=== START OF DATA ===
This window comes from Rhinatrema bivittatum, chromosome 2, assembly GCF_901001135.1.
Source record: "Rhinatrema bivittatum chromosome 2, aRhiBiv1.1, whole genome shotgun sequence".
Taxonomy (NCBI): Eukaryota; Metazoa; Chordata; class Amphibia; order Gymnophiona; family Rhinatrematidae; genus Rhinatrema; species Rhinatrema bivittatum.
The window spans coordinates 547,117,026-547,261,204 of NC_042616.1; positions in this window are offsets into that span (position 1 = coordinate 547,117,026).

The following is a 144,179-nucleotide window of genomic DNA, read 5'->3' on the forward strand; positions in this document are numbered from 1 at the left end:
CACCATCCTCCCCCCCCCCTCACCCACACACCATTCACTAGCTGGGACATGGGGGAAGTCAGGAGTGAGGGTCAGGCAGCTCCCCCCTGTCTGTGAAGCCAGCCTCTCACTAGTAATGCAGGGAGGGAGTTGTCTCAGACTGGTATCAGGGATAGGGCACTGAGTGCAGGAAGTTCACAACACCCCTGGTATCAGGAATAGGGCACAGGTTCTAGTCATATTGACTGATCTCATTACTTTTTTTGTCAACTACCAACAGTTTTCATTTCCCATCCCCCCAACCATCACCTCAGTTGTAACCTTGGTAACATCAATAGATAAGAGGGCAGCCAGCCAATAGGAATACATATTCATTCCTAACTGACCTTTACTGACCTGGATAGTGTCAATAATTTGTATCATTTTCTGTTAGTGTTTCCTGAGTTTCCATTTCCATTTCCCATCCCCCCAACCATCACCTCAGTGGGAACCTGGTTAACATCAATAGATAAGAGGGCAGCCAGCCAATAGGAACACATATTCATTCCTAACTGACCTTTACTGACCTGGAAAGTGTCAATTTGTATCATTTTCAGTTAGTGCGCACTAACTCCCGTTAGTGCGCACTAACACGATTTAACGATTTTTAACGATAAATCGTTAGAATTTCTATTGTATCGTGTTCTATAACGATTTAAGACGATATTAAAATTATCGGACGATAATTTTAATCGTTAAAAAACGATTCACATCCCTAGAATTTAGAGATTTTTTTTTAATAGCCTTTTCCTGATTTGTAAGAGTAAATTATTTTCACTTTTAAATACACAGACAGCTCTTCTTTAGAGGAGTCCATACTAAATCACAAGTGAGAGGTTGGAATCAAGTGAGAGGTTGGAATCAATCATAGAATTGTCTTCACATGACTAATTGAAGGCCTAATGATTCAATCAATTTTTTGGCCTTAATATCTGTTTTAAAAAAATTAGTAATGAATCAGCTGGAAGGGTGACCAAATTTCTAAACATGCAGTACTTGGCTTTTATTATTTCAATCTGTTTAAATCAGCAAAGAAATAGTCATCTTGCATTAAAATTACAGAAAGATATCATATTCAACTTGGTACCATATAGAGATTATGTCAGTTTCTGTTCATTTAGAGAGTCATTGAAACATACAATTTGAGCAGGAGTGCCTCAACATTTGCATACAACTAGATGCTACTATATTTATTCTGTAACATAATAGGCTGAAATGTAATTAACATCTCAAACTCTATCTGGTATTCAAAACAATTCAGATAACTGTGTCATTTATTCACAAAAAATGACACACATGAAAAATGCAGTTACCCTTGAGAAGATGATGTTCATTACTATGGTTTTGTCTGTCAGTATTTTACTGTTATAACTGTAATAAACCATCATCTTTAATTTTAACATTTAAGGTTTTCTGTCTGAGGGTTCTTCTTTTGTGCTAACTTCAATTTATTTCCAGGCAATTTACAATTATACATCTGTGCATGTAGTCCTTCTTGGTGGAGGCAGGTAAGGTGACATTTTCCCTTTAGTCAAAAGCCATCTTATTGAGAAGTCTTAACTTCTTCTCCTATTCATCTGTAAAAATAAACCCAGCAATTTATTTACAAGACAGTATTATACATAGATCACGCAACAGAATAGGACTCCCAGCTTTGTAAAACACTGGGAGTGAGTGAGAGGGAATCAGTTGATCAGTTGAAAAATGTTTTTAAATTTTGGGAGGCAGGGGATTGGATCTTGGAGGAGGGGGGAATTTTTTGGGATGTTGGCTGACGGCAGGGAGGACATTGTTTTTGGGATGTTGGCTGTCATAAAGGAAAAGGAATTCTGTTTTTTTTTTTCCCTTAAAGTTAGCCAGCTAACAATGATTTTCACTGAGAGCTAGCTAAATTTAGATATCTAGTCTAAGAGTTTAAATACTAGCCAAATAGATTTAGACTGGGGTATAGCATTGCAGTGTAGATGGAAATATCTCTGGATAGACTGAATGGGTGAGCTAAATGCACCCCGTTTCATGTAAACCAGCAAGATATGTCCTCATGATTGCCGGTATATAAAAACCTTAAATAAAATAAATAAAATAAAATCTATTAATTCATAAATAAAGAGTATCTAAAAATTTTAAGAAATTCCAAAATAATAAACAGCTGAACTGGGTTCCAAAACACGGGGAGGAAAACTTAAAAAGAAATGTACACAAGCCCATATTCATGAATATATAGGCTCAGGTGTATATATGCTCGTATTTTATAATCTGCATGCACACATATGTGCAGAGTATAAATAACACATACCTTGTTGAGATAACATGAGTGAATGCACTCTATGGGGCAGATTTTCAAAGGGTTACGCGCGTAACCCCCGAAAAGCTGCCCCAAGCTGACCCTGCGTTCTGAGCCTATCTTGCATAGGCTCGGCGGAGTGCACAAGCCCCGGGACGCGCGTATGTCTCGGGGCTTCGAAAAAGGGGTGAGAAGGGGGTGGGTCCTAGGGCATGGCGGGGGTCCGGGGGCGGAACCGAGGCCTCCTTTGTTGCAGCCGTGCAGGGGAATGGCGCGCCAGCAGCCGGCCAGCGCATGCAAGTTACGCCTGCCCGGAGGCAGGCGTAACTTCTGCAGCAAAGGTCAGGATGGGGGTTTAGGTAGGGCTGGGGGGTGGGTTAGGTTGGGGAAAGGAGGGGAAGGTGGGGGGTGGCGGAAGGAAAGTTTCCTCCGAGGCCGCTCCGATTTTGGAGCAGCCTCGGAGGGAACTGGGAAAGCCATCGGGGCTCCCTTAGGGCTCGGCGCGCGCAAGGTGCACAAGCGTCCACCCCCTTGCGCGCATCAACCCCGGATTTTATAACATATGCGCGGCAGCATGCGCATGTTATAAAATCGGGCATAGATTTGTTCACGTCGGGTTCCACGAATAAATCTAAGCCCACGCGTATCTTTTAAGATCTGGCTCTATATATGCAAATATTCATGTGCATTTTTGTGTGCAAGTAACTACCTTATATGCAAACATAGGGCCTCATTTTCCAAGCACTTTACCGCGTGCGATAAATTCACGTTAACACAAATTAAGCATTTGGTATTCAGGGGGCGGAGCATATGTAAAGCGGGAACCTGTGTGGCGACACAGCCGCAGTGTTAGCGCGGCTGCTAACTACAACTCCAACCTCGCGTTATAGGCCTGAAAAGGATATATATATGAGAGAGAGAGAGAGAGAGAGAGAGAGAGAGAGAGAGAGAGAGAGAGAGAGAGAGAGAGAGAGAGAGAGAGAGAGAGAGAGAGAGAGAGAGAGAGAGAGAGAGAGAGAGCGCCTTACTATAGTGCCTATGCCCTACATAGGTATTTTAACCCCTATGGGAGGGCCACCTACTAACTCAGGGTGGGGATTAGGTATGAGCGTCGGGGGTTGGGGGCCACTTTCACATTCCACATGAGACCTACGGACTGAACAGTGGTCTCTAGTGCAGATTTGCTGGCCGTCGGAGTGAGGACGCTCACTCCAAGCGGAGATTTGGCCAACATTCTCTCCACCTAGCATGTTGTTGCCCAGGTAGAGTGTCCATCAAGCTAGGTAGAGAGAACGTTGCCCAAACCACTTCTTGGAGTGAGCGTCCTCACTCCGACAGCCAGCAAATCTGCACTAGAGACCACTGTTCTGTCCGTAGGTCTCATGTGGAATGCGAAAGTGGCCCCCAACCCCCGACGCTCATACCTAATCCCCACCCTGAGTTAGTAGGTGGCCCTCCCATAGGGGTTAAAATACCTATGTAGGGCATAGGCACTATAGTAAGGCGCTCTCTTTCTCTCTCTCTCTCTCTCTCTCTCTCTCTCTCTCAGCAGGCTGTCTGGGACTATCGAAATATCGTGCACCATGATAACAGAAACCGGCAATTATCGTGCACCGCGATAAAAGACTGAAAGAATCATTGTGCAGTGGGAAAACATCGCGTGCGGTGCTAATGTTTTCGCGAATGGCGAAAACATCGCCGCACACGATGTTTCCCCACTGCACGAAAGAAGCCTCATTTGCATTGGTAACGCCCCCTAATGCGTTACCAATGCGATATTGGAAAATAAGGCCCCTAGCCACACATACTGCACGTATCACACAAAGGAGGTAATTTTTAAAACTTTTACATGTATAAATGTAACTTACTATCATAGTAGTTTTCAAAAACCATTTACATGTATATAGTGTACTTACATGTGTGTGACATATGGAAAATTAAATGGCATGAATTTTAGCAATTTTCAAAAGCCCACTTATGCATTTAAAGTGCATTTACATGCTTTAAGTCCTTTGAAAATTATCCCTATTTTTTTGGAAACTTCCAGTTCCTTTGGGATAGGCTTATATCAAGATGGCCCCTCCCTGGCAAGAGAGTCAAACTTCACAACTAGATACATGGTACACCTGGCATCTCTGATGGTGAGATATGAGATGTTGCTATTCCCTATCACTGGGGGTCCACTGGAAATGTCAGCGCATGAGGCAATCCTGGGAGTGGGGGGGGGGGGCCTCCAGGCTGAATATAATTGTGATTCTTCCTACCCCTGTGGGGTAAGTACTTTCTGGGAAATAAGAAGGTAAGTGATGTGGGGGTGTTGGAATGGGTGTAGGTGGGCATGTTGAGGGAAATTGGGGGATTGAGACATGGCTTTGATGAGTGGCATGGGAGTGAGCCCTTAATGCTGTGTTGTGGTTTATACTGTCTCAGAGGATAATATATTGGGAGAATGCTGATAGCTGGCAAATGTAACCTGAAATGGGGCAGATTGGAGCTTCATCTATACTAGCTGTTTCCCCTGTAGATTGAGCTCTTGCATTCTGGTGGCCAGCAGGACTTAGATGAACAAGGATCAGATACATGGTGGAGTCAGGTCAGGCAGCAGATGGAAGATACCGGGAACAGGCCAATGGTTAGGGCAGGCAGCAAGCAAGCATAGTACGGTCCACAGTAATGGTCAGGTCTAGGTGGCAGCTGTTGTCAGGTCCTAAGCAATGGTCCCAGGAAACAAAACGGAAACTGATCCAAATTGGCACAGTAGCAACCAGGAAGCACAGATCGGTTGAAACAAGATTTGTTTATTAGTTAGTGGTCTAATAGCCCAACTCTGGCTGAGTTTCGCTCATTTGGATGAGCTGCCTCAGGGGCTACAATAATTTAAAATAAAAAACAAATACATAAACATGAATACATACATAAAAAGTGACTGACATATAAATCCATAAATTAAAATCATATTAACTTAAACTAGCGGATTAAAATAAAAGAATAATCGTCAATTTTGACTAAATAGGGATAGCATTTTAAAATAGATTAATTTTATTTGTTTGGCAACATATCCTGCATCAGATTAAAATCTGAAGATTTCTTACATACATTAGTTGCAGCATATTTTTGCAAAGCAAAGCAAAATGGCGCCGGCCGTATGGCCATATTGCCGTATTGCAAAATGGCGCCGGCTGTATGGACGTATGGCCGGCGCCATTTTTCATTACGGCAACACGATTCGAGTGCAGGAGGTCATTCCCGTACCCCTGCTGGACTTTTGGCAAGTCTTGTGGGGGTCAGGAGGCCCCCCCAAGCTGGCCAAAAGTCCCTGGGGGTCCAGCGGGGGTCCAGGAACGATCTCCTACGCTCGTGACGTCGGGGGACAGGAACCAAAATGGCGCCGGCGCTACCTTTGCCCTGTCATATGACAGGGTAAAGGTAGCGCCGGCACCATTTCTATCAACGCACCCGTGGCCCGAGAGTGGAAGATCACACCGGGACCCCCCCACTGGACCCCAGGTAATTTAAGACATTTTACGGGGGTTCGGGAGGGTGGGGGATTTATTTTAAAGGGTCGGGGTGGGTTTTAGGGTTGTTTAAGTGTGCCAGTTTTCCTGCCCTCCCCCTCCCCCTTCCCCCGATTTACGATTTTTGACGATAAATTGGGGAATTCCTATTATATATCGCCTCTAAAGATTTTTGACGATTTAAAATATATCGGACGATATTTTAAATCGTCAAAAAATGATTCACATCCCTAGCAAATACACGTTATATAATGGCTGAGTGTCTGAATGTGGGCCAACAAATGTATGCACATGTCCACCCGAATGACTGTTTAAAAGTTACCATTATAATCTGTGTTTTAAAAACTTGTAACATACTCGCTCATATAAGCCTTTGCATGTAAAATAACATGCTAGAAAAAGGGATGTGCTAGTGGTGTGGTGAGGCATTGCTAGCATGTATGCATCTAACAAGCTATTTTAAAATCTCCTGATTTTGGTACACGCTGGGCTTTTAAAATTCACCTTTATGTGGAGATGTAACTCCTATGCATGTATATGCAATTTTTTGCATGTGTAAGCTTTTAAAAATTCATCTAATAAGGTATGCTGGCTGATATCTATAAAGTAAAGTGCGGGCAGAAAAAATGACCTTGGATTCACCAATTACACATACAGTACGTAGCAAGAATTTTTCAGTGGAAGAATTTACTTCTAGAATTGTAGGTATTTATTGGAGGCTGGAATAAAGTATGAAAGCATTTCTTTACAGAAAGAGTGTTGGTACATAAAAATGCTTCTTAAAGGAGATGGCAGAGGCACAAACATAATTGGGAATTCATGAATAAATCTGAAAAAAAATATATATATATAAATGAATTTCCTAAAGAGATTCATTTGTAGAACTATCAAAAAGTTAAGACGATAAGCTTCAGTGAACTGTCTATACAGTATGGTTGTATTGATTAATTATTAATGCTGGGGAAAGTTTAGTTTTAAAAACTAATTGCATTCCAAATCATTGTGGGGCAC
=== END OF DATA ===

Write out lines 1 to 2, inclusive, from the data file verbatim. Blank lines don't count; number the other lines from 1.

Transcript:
This window comes from Rhinatrema bivittatum, chromosome 2, assembly GCF_901001135.1.
Source record: "Rhinatrema bivittatum chromosome 2, aRhiBiv1.1, whole genome shotgun sequence".